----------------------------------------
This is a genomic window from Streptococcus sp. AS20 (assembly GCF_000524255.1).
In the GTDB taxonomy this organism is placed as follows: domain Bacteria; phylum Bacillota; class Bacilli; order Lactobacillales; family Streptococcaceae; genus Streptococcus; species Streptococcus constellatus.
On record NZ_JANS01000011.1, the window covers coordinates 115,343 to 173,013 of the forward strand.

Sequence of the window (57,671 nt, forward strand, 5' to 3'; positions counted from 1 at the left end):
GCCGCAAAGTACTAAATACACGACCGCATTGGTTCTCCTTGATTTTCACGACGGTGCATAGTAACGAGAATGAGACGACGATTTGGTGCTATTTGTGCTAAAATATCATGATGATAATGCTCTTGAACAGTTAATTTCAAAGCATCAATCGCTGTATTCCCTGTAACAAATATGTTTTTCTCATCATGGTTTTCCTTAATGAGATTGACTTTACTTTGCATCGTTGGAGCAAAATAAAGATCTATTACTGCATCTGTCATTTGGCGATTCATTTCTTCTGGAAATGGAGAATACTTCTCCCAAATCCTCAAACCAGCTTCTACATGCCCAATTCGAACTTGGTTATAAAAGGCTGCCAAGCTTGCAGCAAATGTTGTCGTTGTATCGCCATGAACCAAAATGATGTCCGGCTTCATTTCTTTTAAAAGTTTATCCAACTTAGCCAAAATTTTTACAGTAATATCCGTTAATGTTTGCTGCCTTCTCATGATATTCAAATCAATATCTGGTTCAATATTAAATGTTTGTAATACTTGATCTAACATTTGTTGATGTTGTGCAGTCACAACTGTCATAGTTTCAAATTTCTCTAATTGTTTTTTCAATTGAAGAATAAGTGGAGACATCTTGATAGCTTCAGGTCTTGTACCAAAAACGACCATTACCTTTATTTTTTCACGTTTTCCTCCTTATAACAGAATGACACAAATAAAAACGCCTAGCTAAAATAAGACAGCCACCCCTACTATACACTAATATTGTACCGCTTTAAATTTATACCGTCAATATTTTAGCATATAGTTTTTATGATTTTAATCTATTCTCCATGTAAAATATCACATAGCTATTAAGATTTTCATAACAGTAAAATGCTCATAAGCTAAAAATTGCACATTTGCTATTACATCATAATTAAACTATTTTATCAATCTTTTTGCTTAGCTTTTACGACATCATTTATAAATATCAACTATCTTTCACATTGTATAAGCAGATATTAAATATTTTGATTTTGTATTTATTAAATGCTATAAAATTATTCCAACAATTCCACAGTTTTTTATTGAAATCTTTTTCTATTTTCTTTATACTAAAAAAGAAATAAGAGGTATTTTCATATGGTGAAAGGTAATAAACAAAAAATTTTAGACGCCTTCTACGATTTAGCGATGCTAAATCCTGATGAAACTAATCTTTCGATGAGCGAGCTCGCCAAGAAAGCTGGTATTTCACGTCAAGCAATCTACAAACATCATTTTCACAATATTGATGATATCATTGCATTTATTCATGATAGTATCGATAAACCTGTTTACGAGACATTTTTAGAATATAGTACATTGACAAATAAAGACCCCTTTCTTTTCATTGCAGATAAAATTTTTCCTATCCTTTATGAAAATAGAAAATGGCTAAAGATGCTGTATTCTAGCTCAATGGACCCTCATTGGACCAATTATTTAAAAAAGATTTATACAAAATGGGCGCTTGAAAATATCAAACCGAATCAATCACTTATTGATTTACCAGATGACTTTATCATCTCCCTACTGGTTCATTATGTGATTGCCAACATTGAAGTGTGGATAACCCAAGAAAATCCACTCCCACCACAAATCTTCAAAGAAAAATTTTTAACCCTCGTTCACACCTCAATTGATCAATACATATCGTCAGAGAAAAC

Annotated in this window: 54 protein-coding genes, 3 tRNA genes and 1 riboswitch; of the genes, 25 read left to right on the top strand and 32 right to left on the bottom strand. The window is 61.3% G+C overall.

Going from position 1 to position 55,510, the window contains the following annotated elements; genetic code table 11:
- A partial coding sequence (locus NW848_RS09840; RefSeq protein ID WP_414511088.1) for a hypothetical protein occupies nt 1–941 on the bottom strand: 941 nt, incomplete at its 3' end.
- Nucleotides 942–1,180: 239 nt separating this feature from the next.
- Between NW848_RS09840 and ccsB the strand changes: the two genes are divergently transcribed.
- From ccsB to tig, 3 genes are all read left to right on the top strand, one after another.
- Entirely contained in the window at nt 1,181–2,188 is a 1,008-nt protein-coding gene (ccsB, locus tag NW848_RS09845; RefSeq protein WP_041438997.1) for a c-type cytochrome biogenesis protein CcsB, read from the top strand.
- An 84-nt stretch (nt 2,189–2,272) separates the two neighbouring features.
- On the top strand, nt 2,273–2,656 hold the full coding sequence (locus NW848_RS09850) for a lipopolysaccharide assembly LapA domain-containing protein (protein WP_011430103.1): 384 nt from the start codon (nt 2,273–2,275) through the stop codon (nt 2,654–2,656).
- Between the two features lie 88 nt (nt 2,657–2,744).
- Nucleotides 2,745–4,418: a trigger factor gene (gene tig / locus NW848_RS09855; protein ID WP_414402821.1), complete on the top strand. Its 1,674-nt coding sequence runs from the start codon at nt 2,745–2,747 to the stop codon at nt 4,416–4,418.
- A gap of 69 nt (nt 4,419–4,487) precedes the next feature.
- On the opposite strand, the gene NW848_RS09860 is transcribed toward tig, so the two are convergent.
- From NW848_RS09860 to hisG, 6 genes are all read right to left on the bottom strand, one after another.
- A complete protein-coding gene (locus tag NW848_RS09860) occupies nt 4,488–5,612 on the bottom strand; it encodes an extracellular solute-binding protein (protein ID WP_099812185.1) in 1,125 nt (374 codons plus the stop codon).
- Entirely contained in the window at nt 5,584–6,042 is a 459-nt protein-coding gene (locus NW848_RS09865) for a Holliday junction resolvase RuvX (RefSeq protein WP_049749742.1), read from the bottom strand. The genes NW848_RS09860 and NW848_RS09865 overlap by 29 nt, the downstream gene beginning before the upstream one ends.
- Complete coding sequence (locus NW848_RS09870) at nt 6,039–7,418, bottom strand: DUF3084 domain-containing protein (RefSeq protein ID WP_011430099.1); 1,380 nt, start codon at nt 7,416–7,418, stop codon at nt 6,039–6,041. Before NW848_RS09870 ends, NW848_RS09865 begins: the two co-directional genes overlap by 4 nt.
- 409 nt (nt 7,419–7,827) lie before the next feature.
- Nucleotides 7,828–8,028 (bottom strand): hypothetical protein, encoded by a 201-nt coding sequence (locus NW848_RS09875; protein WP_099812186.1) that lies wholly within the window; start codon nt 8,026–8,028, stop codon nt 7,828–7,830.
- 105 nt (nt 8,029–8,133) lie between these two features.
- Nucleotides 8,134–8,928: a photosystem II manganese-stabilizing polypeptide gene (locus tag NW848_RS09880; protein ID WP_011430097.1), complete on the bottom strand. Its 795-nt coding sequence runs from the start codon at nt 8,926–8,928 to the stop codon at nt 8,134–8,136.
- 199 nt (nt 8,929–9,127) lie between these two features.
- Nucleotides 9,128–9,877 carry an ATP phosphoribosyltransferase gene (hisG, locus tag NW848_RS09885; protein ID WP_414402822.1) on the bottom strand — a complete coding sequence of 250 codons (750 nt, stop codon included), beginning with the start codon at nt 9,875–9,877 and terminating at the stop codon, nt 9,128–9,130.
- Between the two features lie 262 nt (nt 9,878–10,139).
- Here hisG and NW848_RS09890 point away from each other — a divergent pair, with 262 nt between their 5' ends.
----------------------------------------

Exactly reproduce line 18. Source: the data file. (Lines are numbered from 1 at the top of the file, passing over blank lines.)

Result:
- On the opposite strand, the gene NW848_RS09860 is transcribed toward tig, so the two are convergent.